We, The Suri people are on the Award list again… This time Biljana Jurukovski’s “My Tribal Muses -The Avant Garde of The Tribal World” received Bronze Medal on the Moscow International Foto Awards 2019. Congratulations to Biljana Jurukovski and Suri community! [REPOST from MIFA] Prizes Bronze in People/Portrait Photographer Biljana Jurukovski My Tribal Muses’ series is a collection of intimate portraits of the beautiful Surma tribal girls. They were intentionally photographed against black backdrop, so the focus can be on the beauty and artistic skills. Surma tribe reside on the border between Ethiopia and South Sudan and one can claim that Surma are one of the most iconic tribes in Ethiopia. They still remain isolated, untouched by foreigners due to the location, lack of amenities and due to tribal conflicts. What makes them so iconic it is their imagination and artistic skills when it comes to beautification and decorating. Biljana Jurukovski (42) is a Macedonian Australian Award Winning Photographer who has always been inspired and amazed by the diverse and beautiful expressions of different cultures. Biljana’s art is a culmination of her passion, love, and respect for other cultures and traditions; her art depicts a graceful world where strength and pride are engraved on the faces of the people photographed. Biljana considers herself an explorer and adventurer with a great passion for photography. Biljana sees photography as a medium for communication between people… All photos by Biljana Jurukovsk We are […]
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Ka’el ceremony ( the holiday of fat men ) and New year of Bodi tribe, on this year they celebrate from June 8 until June 15 . Join us to celebrate this great festival. PHOTOS BY ERIC LAFFORGUE For more information about Bodi tribe and about ka’el ceremony read down👇 Bodi tribe has a small population compering to the Omo valley tribes and they reside near the Omo river, occupying about 1900 sq.km.They are bordered by the Mursi tribe as well. Both tribes though similar in several cultural patterns, clash from time to time. As a tribe, they are a group of people who are largely dependant on their livestock. They are also core agriculturalist who are involved in the growing of sorghum, maize and coffee, along the banks of Omo river. “Ka’el” which means “the holiday of the fat men”. In their traditional calendar, the year starts in June. And in celebration of the new year, the Ka’el tradition is observed. The ceremony measures the body fat of the male contestant and rewards the winner with no more than fame and adulation of the people (similar ceremony can be also seen in Dinka tribe of South Sudan). Prior to the new year competition, each of the 14 clans of the Bodi tribe is expected to produce a male contestant who is unmarried. For 6 months, these unmarried men take one of the weirdest steps in fattening up. They feed […]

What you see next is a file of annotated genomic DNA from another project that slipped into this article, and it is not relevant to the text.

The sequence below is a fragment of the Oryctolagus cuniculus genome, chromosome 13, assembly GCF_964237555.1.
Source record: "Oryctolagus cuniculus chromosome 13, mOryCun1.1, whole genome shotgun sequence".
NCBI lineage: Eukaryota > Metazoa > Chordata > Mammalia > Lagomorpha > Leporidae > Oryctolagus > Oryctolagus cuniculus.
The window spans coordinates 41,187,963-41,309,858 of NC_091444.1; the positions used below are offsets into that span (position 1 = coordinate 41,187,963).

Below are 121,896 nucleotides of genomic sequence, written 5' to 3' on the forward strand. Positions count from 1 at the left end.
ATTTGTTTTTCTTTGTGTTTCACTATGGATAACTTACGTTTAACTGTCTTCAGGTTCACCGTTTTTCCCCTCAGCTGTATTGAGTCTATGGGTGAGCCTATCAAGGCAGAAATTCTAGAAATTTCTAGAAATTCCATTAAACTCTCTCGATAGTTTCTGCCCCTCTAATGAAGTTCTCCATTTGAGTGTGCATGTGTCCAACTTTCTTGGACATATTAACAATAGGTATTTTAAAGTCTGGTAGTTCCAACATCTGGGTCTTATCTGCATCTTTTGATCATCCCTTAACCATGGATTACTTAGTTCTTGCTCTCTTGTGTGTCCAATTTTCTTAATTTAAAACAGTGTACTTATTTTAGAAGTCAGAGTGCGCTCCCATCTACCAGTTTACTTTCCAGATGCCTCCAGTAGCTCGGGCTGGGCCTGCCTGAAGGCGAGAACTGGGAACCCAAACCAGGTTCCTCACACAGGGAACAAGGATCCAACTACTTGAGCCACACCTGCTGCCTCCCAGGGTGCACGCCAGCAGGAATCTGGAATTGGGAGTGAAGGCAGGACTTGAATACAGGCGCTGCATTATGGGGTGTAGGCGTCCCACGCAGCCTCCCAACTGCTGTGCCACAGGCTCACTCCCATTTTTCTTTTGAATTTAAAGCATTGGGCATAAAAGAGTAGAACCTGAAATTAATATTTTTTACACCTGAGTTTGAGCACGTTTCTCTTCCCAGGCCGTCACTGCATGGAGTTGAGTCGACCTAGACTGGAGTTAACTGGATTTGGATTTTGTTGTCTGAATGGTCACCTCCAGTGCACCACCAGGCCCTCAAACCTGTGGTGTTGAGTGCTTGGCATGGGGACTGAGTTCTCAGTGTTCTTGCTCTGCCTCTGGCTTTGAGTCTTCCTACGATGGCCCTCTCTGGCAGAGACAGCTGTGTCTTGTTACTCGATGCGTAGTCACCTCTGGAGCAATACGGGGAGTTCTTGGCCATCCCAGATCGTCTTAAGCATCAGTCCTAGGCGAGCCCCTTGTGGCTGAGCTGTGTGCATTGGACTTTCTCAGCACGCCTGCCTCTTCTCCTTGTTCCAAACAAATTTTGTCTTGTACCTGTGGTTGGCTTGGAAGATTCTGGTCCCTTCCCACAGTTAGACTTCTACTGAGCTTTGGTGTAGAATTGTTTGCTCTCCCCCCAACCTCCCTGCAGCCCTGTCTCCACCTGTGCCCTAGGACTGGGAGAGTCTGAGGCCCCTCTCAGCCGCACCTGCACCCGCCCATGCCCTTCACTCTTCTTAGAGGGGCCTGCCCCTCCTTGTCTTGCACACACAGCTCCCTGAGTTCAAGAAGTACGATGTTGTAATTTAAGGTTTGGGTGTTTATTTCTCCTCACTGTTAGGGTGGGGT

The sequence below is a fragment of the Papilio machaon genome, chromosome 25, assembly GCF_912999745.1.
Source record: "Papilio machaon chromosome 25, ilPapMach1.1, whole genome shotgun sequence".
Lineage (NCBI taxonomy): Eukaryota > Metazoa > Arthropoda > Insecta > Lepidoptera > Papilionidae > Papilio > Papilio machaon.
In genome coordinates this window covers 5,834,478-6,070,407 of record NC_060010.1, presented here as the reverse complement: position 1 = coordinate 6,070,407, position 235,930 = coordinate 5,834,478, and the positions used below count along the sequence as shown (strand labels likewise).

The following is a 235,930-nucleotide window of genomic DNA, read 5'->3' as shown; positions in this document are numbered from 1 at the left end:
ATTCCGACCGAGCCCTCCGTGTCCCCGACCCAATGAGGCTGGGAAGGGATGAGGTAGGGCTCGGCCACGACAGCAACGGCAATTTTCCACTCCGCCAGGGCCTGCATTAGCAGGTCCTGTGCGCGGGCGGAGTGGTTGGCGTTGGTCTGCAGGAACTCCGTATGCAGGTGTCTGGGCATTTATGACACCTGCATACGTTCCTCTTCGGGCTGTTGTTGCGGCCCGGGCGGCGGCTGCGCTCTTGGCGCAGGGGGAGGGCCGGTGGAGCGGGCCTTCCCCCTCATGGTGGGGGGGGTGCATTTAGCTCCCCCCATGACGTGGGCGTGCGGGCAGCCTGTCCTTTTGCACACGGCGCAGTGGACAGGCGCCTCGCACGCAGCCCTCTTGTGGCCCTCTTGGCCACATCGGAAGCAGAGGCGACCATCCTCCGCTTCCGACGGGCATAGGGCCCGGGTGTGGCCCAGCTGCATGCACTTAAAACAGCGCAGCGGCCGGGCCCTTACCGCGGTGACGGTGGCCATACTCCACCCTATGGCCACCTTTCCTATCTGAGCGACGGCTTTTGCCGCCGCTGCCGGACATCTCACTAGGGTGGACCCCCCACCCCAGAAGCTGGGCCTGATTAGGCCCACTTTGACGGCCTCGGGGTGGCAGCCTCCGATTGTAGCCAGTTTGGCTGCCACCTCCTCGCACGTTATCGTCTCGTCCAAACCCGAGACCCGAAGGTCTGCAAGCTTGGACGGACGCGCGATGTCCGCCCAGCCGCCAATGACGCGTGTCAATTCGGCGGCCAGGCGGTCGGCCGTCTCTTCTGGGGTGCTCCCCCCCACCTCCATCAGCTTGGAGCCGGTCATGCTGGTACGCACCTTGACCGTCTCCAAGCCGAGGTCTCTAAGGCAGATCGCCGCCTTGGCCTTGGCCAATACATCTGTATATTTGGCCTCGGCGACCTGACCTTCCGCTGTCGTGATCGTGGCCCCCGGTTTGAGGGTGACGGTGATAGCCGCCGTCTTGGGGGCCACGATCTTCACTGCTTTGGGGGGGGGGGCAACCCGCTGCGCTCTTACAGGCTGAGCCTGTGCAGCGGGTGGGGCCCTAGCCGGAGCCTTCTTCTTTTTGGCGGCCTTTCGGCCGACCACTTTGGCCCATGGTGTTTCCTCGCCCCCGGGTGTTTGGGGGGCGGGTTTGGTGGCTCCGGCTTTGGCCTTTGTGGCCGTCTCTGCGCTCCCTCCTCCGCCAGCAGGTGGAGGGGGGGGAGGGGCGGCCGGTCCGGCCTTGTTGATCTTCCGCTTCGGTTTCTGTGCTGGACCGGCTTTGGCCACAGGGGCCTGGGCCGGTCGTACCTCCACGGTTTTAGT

🌍Happy Africa Day!🌍 On this day in 1963, 32 countries gathered in Addis Ababa, the capital of Ethiopia🇪🇹 and formed the Organisation of African Unity (now the African Union). 23 additional countries have since joined. Let’s celebrating our unity, diversity and the incredible things that can be achieved when we are together.